We Can't Have our Cake and Eat it, too! (or can we?)
05/06/2015 - Editorial by Renee Wilkins
At a recent Governing Body meeting the audience was chastised for wanting roads and services yet not wanting taxes to increase. This is the age-old frustration one feels when they are between a rock and a hard place. It’s difficult to get re-elected with a record of tax and fee increases.
It’s all about the attitude. We don’t want a Governing Body that indiscriminately jumps into hazards, nor do we want nail-biters who fear to take a step. Consider risk vs. reward and make decisions that create an atmosphere conducive to increasing our tax base without increasing taxes.
The Special Committee on Impact Fees took 6 months to recommend three options: (1) take no action; (2) perform a “short” study; or (3) a “long” study. The committee felt it was unfair they were ‘boxed in” by the pending lawsuit filed two years ago by Curb, Inc. Unfortunately, the longer we go without a decision, the longer businesses will sit in a holding pattern. Everyone knew the moratorium’s expiration date existed at its inception, yet the new majority waited until last September when it ended to begin addressing it. We’ve had just one commercial building permit since September.
Make lemonade out of lemons. During this week’s budget hearings, city staff implemented a modest, but heartening, $92k development fund to help offset the fact that Rio Rancho’s impact fees are 2-3 times higher than Albuquerque’s. This spurred Councilor Wilkins’ bold idea to create a new development program within the Utilities Fund. This program could be used to match water and sewer infrastructure costs for businesses required to pay impact fees for that infrastructure. By doing this, the city can keep overall costs down while they move forward with the study on impact fees. For a decade the city has employed some interesting avenues of dipping into the Utilities Fund to supplement the General Fund budget, as highlighted in recent months by the Utilities Commission and others. Wilkins’ proposed development fund would be a straight forward way of using this vibrant fund to everyone’s advantage; incentivizing businesses, providing necessary utilities infrastructure and increasing the city’s revenue, with the ultimate goal of keeping taxes lower for citizens.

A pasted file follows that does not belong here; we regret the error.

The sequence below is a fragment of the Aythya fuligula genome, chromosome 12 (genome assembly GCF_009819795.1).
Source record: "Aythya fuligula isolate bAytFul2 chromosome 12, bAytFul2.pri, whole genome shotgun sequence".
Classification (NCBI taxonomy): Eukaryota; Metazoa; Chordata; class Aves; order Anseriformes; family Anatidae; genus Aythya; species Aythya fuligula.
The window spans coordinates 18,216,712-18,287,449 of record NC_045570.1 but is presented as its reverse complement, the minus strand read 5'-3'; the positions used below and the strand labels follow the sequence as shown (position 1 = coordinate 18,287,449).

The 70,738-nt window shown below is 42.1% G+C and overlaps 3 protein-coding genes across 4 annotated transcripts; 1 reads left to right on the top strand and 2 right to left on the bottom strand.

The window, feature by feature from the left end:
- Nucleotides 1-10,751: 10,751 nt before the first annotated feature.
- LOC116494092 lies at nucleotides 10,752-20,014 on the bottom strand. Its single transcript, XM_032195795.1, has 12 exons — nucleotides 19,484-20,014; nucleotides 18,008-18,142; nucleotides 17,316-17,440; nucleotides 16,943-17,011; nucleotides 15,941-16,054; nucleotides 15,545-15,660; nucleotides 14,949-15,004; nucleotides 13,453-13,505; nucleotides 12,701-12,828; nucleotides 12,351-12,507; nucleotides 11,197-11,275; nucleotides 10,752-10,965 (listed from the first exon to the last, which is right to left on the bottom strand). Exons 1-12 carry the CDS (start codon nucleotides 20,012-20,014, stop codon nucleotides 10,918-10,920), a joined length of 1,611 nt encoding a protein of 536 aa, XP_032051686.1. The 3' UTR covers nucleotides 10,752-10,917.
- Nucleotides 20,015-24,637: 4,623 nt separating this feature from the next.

Staying competitive and a step ahead are crucial to drawing businesses, gross receipts and jobs. The councilors who implemented the moratorium did not sit around blaming the previous governing body for giving the impact fee credits to Curb, Inc. for installing infrastructure in Cabezon beyond ordinance requirements. They assessed the situation, sought legal advice and made a decision that the reward was greater than the risk. During the moratorium, Rio Rancho saw the 3rd highest rate of commercial permits in the history of our city. Curb was given concessions as part of the moratorium: extending the period of time they could sell their impact fee credits by two years; and softening the reduction of residential impact fees to 50%, so Curb could continue to sell their credits during the moratorium. I’d say Curb made out just fine.
From 2012-2014 the city’s revenue, road maintenance fund and savings account increased, all while reducing fees and easing restrictions on businesses and residents. They proved that we can have our cake and eat it, too. For the newest Governing Body members, the challenge is listening to people who are able to think outside that “box” to end the 2015-2016 trends of increasing expenditures and decreasing revenue that inevitably lead to tax hikes.